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Qawwali (Punjabi:قوّالی (Shahmukhi), ਕ਼ੱਵਾਲੀ (Gurmukhi); Urdu:قوّالی (Nasta'liq); Hindi: क़व्वाली (Devanagari); Bengali: কাওয়ালি (Bengali)) is a form of Sufi Islamic devotional singing, originating in the Indian subcontinent.
Originally performed at Sufi shrines or dargahs throughout the Indian subcontinent, it gained mainstream popularity and an international audience in late 20th century. While hereditary performers continue to perform Qawwali music in traditional and devotional contexts, Qawwali has received international exposure through the work of Nusrat Fateh Ali Khan, Aziz Mian and Sabri Brothers largely due to several releases on the Real World label, followed by live appearances at WOMAD festivals. Other famous Qawwali singers include Fareed Ayyaz & Abu Muhammad, Rahat Fateh Ali Khan, Badar Miandad, Rizwan & Moazzam Duo, Qutbi Brothers, the late Amjad Sabri, Wadali Brothers, Nizami Bandhu, Bahauddin Qutbuddin, Aziz Naza, among others. Most modern Qawwali singers belong to the famed 'Qawwal Bachon ka Gharana' school of Qawwali, which was based in Delhi before 1947 and migrated to Pakistan after the Partition of British India.
Qawl (Arabic: قَوْل) is an "utterance (of the prophet)", Qawwāl is someone who often repeats (sings) a Qaul, Qawwāli is what a Qawwāl sings.
Delhi's Sufi saint Amir Khusrow of the Chisti order of Sufis is credited with fusing the Persian, Arabic, Turkish, and Indian traditions in the late 13th century in India to create Qawwali as we know it today. The word sama is often still used in Central Asia and Turkey to refer to forms very similar to Qawwali, and in India, Pakistan and Bangladesh, the formal name used for a session of Qawwali is Mehfil-e-Sama.
Originally, musical instrument use in Qawwali was prohibited. The following conditions were initially placed on Qawwali:
Sima’ (to listen to Qawwali) is permissible if a few conditions are met. The singer must be an adult and not a child or a female. The listener must only listen to everything in the remembrance of Allah. The words that are sung must be free from obscenity and indecency and they must not be void. Musical instruments must not be present in the gathering. If all these conditions are met, Sima’ is permissible.
Someone complained to the Sultan of the Mashaa’ikh that some of the dervishes danced in a gathering where there were musical instruments. He said, they did not do good as something impermissible cannot be condoned.
Musical instruments are Haram.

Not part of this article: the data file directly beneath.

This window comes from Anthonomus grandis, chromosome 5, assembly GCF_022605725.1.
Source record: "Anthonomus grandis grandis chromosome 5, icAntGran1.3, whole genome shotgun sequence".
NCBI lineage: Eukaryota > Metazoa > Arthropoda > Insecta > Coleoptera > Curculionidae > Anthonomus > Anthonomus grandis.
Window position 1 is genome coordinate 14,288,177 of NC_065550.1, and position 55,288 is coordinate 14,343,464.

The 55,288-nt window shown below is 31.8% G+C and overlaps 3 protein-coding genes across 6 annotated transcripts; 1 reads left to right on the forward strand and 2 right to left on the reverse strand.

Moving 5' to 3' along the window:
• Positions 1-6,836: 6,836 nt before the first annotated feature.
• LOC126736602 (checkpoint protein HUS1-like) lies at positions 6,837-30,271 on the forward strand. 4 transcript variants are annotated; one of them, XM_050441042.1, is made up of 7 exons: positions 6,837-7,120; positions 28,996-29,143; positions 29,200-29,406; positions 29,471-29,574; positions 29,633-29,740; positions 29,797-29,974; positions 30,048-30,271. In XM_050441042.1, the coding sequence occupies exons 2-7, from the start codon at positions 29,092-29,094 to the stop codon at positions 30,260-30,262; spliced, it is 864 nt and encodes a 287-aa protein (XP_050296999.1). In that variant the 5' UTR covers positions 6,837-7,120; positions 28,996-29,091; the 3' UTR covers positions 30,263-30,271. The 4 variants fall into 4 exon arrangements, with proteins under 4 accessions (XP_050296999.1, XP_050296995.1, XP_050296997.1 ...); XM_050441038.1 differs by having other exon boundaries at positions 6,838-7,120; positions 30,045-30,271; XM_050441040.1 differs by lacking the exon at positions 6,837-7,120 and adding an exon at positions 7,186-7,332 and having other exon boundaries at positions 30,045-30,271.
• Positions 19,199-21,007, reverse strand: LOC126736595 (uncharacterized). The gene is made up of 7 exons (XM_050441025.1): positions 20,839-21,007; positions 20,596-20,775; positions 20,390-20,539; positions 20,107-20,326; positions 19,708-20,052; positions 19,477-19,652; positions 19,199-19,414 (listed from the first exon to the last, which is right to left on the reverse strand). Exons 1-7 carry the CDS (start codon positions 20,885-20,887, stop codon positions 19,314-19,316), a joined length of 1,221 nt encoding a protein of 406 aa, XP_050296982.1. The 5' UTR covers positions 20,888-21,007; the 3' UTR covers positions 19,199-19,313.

Eventually however, musical instrument use found its way into Qawwali and modern performers of musical Qawwali will justify their use of instruments by saying that the Sufi Saints do not stop them when they use them near their shrines. Instruments such as the harmonium, tabla and dholak are now common in many Qawwali parties.
|Music of Pakistan|
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|Nationalistic and patriotic songs|
|Music of Bangladesh|
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|Nationalistic and patriotic songs|
|Music of India|
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|Nationalistic and patriotic songs|
Ethnomusicologist Regula Qureshi distinguishes between "old" tunes (purānī dhuneṅ, purānī bandisheṅ) and "tunes of nowadays" (ājkal kī dhuneṅ). The "old" tune repertory includes movable tunes that can be adapted to multiple poems as well as "special" (makhsūs, khās) settings of poems, which are identified by their text. Qureshi also includes "typical Qawwal tunes" (Qawwālī kī thet dhunen) in this category, referring to tunes that can be used for a variety of poems based on the music's structural features.
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The songs which constitute the qawwali repertoire are primarily in Persian, Urdu, and Hindi, although Sufi poetry appears in local languages as well (including Punjabi, Saraiki, and dialects of north India like Braj Bhasha and Awadhi. The sound of regional language qawwali can be totally different from that of mainstream qawwali, as in the case of Chhote Babu Qawwal, whose style of singing is much closer to the Bengali Baul music than to the qawwali of Nusrat Fateh Ali Khan, for example.
The central themes of qawwali are love, devotion and longing for the Divine. The Sufi poets whose texts have made up the qawwali repertory often used worldly images to convey mystic spiritual love. As such, it is not uncommon to see mentions of worldly or forbidden concepts such as romantic longing, wine, and drunkenness, which are used as metaphors for the mystic state. Qawwals bear the responsibility of maintaining a spiritually appropriate context for such songs, so as not to distract from the religious focus of the Qawwali occasion.